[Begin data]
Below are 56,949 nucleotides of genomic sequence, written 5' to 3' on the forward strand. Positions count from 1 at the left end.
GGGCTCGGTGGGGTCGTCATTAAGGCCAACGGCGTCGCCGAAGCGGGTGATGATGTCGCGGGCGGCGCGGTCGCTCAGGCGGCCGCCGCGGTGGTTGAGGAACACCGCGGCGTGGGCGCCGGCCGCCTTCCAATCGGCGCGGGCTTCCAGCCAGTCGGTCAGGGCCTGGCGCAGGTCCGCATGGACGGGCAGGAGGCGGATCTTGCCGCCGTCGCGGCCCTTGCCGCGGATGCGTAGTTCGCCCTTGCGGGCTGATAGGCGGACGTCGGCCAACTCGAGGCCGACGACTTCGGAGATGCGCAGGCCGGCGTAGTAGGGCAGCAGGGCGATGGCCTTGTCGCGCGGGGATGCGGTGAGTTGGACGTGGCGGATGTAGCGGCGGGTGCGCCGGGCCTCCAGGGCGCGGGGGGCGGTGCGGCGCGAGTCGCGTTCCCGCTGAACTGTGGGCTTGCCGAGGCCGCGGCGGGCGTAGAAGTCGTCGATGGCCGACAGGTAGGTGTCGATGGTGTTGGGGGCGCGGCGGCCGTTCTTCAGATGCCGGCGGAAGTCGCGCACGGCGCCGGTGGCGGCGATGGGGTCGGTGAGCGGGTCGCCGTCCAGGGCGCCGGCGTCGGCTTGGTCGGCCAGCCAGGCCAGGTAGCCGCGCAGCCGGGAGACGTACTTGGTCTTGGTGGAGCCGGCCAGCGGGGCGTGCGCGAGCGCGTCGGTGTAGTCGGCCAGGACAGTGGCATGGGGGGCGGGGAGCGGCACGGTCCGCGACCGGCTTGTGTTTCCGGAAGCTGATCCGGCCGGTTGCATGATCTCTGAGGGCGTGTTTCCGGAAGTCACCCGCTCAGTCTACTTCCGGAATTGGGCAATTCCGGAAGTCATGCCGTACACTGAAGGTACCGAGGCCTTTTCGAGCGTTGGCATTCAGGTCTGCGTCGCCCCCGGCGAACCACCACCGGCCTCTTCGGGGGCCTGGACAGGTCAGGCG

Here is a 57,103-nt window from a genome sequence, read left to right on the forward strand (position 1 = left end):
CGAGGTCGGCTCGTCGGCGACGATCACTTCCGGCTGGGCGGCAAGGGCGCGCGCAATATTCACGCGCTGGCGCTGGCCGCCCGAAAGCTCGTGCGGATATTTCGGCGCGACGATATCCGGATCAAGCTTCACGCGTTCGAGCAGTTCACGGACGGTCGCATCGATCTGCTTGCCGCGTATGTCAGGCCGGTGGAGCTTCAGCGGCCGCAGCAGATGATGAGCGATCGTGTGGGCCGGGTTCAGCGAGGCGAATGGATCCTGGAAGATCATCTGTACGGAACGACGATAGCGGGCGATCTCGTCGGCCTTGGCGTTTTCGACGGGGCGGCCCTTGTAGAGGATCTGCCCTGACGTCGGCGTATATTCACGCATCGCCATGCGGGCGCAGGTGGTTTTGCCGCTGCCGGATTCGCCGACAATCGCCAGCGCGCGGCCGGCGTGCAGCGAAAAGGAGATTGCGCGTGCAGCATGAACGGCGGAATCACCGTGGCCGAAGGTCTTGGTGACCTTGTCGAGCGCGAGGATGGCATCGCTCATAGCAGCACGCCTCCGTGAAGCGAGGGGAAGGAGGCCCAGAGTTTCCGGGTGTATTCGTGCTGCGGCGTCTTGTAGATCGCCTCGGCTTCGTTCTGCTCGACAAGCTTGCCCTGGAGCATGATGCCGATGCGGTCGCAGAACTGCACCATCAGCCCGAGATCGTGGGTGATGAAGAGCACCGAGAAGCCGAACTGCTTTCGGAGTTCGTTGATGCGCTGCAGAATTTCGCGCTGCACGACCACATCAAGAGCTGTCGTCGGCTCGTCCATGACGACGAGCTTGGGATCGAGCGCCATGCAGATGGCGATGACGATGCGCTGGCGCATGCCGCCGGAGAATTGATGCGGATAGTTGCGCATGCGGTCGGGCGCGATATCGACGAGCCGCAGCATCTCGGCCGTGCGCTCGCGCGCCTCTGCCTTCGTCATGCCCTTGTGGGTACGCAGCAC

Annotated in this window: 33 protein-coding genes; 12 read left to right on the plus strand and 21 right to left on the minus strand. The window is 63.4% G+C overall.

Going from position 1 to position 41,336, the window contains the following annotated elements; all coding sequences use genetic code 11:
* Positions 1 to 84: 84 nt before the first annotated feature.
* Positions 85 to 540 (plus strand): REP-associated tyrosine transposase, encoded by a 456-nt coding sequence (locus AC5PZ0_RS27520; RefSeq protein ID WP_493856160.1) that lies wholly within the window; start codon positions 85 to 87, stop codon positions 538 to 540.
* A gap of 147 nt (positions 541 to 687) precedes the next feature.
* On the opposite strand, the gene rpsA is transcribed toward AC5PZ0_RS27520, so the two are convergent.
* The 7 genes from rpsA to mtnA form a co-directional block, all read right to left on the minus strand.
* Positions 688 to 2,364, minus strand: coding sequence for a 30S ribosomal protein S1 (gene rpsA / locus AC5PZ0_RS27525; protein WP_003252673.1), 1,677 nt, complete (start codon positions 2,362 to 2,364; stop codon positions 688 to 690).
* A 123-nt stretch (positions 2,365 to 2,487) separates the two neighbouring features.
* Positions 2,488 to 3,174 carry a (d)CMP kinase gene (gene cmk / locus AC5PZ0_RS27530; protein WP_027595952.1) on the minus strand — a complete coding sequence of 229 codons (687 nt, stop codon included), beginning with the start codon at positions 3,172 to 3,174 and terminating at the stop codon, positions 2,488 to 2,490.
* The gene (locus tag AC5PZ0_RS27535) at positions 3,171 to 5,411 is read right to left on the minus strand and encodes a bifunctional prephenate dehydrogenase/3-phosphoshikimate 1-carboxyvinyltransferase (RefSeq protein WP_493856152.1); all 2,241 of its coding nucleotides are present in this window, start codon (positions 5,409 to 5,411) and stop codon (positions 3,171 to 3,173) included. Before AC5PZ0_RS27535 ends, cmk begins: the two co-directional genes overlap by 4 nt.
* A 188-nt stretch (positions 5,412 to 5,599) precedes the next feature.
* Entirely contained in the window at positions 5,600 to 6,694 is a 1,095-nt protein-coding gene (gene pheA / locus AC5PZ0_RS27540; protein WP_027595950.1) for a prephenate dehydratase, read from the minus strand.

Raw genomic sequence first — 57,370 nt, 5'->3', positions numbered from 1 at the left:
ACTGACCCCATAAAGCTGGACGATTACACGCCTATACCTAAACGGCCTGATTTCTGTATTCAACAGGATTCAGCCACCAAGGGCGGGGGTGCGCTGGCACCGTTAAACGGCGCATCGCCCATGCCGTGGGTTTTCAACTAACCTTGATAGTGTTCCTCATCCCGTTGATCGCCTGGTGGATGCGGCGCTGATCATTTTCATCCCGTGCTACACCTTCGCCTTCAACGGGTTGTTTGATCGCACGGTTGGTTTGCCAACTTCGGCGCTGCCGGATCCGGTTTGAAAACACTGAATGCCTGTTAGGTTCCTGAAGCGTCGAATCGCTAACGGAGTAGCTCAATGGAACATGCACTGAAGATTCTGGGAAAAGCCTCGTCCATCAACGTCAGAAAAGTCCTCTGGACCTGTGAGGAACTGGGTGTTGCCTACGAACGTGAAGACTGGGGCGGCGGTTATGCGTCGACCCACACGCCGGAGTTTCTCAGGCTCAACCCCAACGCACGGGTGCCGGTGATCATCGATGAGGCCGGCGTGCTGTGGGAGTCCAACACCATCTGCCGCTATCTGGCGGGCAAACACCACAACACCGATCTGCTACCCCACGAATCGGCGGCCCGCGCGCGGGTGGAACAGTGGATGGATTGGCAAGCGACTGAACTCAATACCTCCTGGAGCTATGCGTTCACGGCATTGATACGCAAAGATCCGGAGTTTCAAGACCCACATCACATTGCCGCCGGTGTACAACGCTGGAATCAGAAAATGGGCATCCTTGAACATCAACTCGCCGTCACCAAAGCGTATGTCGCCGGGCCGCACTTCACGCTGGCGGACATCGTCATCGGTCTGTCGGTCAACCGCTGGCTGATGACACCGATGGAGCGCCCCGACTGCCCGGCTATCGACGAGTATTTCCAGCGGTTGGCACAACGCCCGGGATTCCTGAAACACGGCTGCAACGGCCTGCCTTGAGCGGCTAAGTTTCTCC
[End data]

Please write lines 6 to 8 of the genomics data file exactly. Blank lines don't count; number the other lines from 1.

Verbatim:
Going from position 1 to position 41,336, the window contains the following annotated elements; all coding sequences use genetic code 11:
* Positions 1 to 84: 84 nt before the first annotated feature.
* Positions 85 to 540 (plus strand): REP-associated tyrosine transposase, encoded by a 456-nt coding sequence (locus AC5PZ0_RS27520; RefSeq protein ID WP_493856160.1) that lies wholly within the window; start codon positions 85 to 87, stop codon positions 538 to 540.